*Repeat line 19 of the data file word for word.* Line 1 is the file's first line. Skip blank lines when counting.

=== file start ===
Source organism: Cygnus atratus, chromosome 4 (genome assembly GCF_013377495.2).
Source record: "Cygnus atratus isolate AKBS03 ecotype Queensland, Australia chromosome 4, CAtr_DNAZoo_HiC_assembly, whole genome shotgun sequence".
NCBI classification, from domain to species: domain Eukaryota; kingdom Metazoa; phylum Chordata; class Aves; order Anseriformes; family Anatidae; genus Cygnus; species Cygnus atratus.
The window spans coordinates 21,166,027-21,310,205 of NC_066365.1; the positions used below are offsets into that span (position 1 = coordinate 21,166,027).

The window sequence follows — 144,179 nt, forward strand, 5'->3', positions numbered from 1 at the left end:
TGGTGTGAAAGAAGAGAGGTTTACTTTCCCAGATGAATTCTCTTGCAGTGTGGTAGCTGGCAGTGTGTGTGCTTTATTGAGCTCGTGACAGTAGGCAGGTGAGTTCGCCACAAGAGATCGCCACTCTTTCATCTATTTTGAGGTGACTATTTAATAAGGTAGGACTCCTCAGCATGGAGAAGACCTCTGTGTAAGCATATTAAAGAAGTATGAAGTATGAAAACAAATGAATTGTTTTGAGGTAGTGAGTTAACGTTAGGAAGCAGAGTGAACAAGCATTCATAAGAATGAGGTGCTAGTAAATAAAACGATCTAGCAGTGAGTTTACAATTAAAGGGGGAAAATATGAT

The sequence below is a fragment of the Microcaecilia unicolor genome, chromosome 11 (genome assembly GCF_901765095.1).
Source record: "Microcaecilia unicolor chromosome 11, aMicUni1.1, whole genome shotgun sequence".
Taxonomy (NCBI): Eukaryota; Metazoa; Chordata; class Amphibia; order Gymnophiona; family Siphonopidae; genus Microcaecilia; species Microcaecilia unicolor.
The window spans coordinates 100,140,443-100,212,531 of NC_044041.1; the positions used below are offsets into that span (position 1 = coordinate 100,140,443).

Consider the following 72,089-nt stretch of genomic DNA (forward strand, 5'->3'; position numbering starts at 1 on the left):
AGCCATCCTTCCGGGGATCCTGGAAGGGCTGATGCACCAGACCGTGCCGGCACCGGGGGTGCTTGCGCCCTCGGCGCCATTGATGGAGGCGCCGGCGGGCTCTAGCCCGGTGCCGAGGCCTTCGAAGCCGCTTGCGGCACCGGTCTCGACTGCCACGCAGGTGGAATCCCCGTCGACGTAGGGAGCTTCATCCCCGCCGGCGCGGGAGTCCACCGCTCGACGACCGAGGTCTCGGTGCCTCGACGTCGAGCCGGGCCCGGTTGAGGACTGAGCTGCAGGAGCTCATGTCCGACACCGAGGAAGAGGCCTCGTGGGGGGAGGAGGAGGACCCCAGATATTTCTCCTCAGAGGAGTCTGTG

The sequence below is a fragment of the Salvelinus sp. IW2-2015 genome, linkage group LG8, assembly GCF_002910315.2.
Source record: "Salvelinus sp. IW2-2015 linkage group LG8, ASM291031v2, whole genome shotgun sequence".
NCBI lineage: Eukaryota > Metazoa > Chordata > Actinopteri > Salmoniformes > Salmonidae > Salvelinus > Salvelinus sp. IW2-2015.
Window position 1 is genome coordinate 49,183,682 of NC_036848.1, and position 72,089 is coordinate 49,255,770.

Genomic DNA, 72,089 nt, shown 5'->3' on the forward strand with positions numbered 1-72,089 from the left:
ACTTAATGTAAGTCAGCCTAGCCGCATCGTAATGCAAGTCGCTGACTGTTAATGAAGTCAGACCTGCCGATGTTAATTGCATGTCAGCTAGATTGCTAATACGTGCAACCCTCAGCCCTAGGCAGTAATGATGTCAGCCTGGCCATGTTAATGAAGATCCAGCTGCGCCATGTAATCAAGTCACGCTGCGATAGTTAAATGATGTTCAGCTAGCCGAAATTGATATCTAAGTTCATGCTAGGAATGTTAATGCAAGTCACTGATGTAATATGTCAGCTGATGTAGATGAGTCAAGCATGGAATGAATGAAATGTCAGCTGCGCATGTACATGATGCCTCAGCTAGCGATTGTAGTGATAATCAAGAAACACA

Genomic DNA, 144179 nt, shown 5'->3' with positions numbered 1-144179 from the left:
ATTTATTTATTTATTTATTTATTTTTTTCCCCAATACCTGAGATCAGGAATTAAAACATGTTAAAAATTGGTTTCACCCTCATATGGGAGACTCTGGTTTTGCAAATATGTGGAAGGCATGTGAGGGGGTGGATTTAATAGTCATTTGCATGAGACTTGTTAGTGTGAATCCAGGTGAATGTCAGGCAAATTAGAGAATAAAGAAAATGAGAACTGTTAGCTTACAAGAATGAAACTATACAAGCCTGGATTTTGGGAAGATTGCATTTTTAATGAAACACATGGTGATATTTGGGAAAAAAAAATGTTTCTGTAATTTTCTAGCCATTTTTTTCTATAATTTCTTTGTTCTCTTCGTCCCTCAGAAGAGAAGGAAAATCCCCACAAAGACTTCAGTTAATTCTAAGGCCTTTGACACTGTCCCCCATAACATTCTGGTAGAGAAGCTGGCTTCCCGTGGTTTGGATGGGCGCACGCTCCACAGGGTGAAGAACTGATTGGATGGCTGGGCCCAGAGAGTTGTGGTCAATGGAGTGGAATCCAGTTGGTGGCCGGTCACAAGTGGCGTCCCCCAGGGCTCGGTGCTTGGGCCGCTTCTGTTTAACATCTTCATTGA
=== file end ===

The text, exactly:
Genomic DNA, 144179 nt, shown 5'->3' with positions numbered 1-144179 from the left: